It seems we are increasingly using apps in everyday life. Apps can help us manage certain aspects of our lives, tap into things that are of interest to us, or keep track of different goals. We can use apps to look up movies, events and shows and book tickets within minutes; we can use apps to make medical appointments; track our health, fitness and mindfulness goals; dial into entertainment – to stream programs, listen to podcasts our download audio books.
We are also familiar with the COVID-safe app which around 7 million Australians had downloaded as at October 2020.
But what about helping you track and measure your financial goals? Well of course, there’s an app for that.
Banking and budgets apps
There are apps that link multiple bank accounts and other financial institutions that help you to manage your everyday spending. They provide a dashboard that outlines your spending categories which you can use to customise a budget. You can also run weekly, monthly or annual reports so you can see fluctuations in your spending.
Some examples of the more popular banking and budgeting apps include Pocketbook, MoneyBrilliant, and Frollo.
There’s also an app called Finspo that allows you to compare fees and charges with different banks, so you can see if there are savings to be had by switching banking providers.
Everyday savings apps
One of the biggest expenses for any household is the grocery shop. In a 2017 survey it was reported that households spend an average of $1,425 per week on goods and services, of which 17% is contributed to food and non-alcoholic beverages.
There’s a free app called WiseList that allows you to compare the cost of items at major grocery stores. Yep, you can download an app and see a side-by-side view of an item at Coles and Woolworths. Of course, this is only useful if you have a Coles and Woolworths in your local area. If you live in a regional area of Australia, there may only be one option. But for city dwellers, this is a great way to shave a little bit off the cost of your grocery bill.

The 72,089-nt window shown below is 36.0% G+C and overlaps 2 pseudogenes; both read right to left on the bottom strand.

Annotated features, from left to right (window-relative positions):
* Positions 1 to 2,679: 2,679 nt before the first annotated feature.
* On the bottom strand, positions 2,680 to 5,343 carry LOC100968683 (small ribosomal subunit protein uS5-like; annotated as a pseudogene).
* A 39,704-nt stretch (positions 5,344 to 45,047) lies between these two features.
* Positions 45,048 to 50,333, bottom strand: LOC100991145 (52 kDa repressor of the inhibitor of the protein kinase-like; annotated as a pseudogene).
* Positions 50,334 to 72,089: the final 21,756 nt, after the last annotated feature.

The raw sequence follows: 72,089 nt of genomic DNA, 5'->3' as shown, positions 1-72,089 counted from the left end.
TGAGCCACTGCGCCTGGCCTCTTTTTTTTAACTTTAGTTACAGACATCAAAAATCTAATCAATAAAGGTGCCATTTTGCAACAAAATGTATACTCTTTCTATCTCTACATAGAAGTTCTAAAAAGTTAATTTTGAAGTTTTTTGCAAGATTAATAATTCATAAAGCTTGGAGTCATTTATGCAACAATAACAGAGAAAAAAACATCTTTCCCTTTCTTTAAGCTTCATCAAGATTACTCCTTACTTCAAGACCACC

Another major expense is transport. If you drive a lot during the week you may see a huge chunk of your money go towards filling the tank. The PetrolSpy app allows you to compare costs at the bowser so you can decide where along your journey you want to stop and fill up, to achieve a little bit more of a discount.
Avoid the argument app
Have you been out to dinner with a group of friends only to have the awkward conversation at the end about who owes what on the bill? And then plead with the waitstaff to pay separately? The Splitwise app allows you to track shared expenses and provide reminders of who owes what. Mindful that everyone has to download the app, so it may not be worth it as a once off, but if you regularly go out with the same friends or you live in a household that splits bills, this could save a lot of awkward conversations and annoying plugging of figures into a calculator.
Apps aren’t for everyone
Whilst some people wholeheartedly embrace apps and find them helpful and useful, they aren’t for everyone. They take time and patience to set up and monitor, and not everyone wants to be glued to their mobile phone or device all day and night. And that’s ok, because an app won’t help everyone on their financial planning journey, but they might help some people stay on track and in control.
Talk to us
Apps are great but they are not a replacement for tailored financial advice. Getting your financial plan in place, one that is individually planned around your lifestyle and your goals, is the first step towards a more financially secure future. We can get your plan in place and discuss what apps you might consider using that will assist you in reaching your goals.
- Household Expenditure Survey, Australia: Summary of Results at https://www.abs.gov.au/statistics/economy/finance/household-expenditure-survey-australia-summary-results/latest-release